The craft of theatre: Tailor
Productions typically look magical, but the magic is not just pulled out of a high hat. Behind the scenes, every person in every department does their part to help create a captivating setting, whether in terms of lighting, costumes or scenery. Who does what and what does their creative process look like? Today, we are meeting Saskia Bredero, who works in the costume workroom as a first tailor.
From the Anglo-Norman French taillour, literally ‘cutter’, the tailors at Dutch National Opera & Ballet (DNO&B) are responsible for creating the performers’ costumes. Saskia works as a first tailor in the ballet’s men’s costume workroom: “As a first tailor, you’re basically the person who takes the lead. I come up with an idea, draw patterns and divide the work. I also decide who should wear which costumes in revivals. I’ve come to the point where I can tell you off the top of my head what the physical build of every dancer is. When a new dancer joins us, the first thing I do is compare their physique with the other dancers. That tells me who they’ll be able to share costumes with.”
Fitting room issues
Why are there separate costume workrooms for men and women? “That’s just for practical reasons. Dancers from different casts share their costumes, so it’s convenient for them to come in for a fitting at the same time. It’s busy enough dealing with just the guys or the girls.” There is a clear difference, though, in Saskia’s opinion... “I’d say that costume fitting with the guys is probably easier. They put on the costume, move around a little and tell us it’s fine. Girls are different; they always want things lower, higher, tighter or looser. Not to say that we don’t have lots of fun with both groups. We definitely do!”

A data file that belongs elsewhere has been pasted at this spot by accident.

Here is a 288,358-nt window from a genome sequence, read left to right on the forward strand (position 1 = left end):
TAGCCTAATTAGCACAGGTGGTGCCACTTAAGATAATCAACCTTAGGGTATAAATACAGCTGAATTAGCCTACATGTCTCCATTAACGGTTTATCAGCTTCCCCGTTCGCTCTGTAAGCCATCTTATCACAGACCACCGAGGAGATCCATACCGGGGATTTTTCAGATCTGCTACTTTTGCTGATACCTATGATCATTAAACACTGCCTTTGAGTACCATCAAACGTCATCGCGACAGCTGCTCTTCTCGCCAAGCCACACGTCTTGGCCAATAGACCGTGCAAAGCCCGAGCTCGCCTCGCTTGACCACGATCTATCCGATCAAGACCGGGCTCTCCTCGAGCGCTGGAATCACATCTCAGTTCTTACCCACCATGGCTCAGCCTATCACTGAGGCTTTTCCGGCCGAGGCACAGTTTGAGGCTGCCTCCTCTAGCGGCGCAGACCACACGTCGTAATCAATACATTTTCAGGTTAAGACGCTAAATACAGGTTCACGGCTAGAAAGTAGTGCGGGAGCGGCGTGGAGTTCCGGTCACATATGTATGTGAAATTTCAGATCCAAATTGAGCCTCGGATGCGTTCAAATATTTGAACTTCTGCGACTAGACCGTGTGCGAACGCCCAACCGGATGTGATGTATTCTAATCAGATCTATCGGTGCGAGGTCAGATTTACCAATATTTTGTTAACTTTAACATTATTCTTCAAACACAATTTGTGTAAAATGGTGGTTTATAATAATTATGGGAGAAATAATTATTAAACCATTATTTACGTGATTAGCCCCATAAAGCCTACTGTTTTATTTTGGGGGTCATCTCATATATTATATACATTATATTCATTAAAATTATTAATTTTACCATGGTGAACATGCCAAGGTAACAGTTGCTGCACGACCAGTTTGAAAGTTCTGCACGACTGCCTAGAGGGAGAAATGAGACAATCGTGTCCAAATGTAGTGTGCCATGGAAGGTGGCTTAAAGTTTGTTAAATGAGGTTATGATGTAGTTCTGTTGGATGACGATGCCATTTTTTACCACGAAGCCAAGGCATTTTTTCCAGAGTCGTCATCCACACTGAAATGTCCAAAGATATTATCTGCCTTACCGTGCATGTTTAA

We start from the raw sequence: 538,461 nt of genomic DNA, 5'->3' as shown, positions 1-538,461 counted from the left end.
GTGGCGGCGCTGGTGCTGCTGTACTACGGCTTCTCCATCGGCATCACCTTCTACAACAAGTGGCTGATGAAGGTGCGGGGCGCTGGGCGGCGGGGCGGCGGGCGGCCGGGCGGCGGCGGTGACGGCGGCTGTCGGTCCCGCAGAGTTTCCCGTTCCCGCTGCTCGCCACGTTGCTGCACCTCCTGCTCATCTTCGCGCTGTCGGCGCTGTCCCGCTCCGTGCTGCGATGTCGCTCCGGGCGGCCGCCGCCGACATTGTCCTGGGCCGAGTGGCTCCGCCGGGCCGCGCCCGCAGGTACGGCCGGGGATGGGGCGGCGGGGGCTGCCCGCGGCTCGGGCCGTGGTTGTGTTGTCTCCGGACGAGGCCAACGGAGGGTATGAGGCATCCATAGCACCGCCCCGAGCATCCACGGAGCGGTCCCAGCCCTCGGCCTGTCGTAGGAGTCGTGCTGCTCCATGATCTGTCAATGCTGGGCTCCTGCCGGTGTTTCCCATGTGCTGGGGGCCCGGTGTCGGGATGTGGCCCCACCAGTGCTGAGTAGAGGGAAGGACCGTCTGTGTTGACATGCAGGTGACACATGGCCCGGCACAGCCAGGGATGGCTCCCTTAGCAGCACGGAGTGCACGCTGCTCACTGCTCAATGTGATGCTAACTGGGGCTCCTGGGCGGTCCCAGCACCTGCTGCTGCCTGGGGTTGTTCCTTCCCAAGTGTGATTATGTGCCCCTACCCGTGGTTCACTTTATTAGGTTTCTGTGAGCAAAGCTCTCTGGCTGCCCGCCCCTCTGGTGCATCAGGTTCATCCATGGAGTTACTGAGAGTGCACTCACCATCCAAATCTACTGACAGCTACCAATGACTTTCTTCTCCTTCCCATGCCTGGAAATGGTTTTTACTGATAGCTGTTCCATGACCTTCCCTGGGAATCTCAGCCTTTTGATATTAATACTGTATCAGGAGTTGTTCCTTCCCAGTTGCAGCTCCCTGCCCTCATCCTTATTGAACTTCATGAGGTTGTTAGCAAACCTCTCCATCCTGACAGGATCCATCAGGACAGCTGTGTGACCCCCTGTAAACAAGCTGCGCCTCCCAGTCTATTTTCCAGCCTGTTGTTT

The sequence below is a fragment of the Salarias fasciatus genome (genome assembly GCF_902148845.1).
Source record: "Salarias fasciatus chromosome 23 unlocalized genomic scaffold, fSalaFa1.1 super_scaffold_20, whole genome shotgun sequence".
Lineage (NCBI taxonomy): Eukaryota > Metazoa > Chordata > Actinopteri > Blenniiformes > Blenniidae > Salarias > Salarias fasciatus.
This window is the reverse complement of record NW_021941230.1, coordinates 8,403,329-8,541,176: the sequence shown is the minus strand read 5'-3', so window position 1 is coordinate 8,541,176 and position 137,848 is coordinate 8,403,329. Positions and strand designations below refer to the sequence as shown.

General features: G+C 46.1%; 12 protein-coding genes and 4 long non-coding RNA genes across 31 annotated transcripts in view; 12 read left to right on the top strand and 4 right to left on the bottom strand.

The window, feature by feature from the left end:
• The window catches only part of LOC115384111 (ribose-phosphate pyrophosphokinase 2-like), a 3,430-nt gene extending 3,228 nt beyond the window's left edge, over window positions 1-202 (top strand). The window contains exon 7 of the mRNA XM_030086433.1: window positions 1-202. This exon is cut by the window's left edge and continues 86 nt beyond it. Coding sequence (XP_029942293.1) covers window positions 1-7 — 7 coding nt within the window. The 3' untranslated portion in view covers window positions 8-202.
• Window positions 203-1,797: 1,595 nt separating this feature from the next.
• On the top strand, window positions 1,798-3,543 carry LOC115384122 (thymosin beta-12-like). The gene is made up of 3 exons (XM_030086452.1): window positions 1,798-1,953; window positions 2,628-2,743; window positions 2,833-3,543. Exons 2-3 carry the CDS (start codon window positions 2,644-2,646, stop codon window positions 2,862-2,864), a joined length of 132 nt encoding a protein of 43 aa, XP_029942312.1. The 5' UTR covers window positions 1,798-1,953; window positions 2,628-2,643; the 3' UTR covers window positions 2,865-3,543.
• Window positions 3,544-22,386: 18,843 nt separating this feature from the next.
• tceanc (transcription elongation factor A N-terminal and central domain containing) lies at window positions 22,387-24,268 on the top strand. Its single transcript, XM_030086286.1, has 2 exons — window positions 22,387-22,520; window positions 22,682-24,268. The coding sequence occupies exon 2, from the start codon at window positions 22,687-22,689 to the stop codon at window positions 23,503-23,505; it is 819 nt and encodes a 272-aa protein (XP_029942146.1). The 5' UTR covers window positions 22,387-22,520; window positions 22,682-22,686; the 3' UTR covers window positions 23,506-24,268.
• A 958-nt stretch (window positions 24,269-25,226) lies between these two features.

It is difficult to say whether a costume actually works until it has left the workroom and makes an appearance on the stage. “We go to rehearsals and once they’re done we run backstage so the dancers can tell us how the costume felt. Most of the time, we get a lot of comments. The dancers will literally line up to let us know what didn’t work and what they need altered.” And this is despite all the tricks the workroom uses on the costumes before they release them: “From hidden elastic bands and buttons to keep sections in place, to the type of stitching and the ‘gills’ we create to give the dancers more breathing room. We really do our best to translate the design into a practical and reasonably comfortable ballet costume.”
Test of times
Thanks to the exceptional craftsmanship that has gone into the costumes over the years, they have stood the test of times: “I’ve been here for 25 years, and before that I worked on many of the costumes for The Nutcracker and The Mouse King as a self-employed tailor. Some of those costumes are still in use, even today.” And they are just as exquisite as they used to be. “You might wonder why we make our costumes so rich in detail when the audience is at least eight metres away. If we settled for less, the costumes would be lacklustre. And even if you don’t knowingly register that, you’ll still feel it. The details give them a touch of splendour to be proud of, even after 25 years.”